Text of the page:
From the True Food Network: July 16, 2009 Nearly 17,500 public comments were sent to the US Department of Agriculture opposing their recommendation for approval of an ArborGen proposal to plant over a quarter of a million genetically engineered (GE) eucalyptus trees. Only 39 favorable comments were received by the USDA. If allowed, the plantings would take place on 330 acres of land across seven states in the Southern U.S., to supposedly feed future cellulosic ethanol production.
This Thursday, July 16, the Maui County Council is scheduled to vote on a bill to protect taro from genetic modification. Maui residents should contact their council member to ask them to vote in favor of protecting taro. The following is from KAHEA's, The Hawaiian-Environmental Alliance, email dated July 9, 2009:
I sense big trouble ahead. Monsanto and Dole are teaming up to "improve" our vegetables. While Monsanto says this won't include genetic engineering others are sceptical (now I wonder why that is?).
The biotechnology firm ArborGen has asked the USDA for permission to conduct 29 field trials of genetically engineered "cold tolerant" eucalyptus trees in the U.S. For the first time in history, this massive experiment, which is on the verge of being green-lighted, will literally be using nature as the laboratory to test more than 260,000 genetically engineered trees. Scientists across the U.S. are voicing concerns over this proposal.
In a victory for all those concerned about the dangers that GMOs pose the U.S. Court of Appeals for the Ninth Circuit on Wednesday upheld a ban on all planting of genetically engineered Roundup Ready alfalfa.
The U.S. Department of Agriculture's Animal and Plant Health Inspection Service failed to conduct an environmental-impact study before Monsanto, the makers of Roundup Ready Alfalfa, released its product to the marketplace. The ban is now firmly in place until the APHIS finishes a full EIS, which could take months.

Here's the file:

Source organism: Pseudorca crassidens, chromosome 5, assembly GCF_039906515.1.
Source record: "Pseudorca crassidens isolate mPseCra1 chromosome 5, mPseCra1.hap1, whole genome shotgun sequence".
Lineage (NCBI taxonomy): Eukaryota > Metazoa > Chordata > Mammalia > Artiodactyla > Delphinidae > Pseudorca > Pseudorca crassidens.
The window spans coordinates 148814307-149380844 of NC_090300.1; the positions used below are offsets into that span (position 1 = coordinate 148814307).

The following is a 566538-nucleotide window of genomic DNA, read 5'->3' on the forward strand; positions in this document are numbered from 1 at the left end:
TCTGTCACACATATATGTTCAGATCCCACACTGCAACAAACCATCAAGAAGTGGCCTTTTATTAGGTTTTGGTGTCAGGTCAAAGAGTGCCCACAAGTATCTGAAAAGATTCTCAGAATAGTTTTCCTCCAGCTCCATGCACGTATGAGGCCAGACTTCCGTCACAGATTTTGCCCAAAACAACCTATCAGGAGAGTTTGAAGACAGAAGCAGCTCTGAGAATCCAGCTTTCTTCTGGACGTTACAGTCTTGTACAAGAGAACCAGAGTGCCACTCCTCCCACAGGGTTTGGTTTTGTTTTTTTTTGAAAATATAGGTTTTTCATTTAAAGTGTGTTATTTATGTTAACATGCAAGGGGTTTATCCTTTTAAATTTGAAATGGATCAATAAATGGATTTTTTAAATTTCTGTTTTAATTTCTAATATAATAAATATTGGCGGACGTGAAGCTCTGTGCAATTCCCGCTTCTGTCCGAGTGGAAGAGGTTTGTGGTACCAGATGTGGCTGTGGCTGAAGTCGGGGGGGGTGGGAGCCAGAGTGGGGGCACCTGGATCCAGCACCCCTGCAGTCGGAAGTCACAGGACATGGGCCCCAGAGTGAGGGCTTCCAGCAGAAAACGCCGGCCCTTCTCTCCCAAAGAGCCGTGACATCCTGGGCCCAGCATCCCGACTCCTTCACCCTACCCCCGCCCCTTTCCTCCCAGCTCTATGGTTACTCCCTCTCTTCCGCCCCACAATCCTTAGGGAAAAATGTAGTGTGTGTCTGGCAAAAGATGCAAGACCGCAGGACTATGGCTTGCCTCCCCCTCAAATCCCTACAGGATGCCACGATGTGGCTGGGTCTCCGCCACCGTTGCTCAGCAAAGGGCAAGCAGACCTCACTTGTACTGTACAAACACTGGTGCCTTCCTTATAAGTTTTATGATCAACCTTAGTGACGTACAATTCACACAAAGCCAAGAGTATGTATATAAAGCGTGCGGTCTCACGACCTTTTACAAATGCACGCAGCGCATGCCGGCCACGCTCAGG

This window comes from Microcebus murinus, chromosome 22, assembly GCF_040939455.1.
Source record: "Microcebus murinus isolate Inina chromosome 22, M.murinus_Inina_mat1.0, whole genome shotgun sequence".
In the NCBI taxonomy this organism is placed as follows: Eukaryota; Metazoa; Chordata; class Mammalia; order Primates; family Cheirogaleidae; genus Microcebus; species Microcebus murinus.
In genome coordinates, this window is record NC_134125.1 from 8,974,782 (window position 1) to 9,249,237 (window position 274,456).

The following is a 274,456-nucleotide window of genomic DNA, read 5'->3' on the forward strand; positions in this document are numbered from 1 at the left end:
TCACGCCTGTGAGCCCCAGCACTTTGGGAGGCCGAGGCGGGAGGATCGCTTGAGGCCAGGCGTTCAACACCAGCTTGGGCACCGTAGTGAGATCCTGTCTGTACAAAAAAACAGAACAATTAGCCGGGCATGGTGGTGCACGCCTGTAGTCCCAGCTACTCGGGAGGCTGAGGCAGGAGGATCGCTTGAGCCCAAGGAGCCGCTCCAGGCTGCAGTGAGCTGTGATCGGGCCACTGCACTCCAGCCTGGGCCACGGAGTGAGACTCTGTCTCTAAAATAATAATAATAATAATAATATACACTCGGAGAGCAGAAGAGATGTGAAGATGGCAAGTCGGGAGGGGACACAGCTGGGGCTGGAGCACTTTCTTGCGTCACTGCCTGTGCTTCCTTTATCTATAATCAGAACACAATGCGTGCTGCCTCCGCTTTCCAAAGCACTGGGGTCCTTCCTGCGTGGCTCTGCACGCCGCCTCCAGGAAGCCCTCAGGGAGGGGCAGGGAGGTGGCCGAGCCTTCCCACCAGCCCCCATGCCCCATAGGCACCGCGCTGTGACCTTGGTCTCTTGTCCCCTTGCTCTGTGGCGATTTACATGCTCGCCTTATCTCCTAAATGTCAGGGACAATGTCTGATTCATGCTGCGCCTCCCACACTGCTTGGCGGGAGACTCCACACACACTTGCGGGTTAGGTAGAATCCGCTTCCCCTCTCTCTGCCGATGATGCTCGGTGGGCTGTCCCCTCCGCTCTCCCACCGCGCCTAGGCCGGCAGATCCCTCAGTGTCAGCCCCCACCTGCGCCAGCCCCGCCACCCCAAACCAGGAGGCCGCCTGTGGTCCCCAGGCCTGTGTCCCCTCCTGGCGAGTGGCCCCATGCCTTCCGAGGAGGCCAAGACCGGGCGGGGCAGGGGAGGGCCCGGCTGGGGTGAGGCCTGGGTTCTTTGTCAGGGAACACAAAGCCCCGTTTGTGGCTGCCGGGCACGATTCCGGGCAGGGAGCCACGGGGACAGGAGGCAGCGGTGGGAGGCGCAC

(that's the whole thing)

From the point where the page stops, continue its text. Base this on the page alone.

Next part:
The purity of federal 'Organic' label is questioned in a Washington Post article by Kimberly Kindy and Lyndsey Layton. Three years ago, U.S. Department of Agriculture employees determined that synthetic additives in organic baby formula violated federal standards and should be banned from a product carrying the federal organic label. Today the same additives, purported to boost brainpower and vision, can be found in 90 percent of organic baby formula.
In the waning months of the Bush Administration, the U.S. Department of Agriculture (USDA) released a proposal to completely overhaul its regulation of genetically engineered crops, significantly weakening its oversight. The proposed rules would virtually ensure that contamination of organic and conventional crops will become even more frequent, and even excuses the Agency from taking any action to remedy such contamination.
Starting this fall, a “Non-GMO Project Verified” logo will begin appearing on products in stores, for the first time giving shoppers an informed choice about whether or not to consume GMOs. The logo is backed by North America’s first consensus-based Standard for GMO avoidance, as well as its only independent, 3rd party Product Verification Program. All of this is the result of years of work by dedicated retailers, producers, farmers, and other stakeholders, collaborating through the Non-GMO Project.
GMO sugar beets are likely to be the next untested and unregulated GMO crop. Unless stopped by a pending federal lawsuit. Farmers are planning to plant the Monsanto GMO sugar beets in Boulder Colorado (Boulder is home to many of the nation's organic and natural foods companies). The following is from a Natural Foods Merchandiser June 10, 2009 article: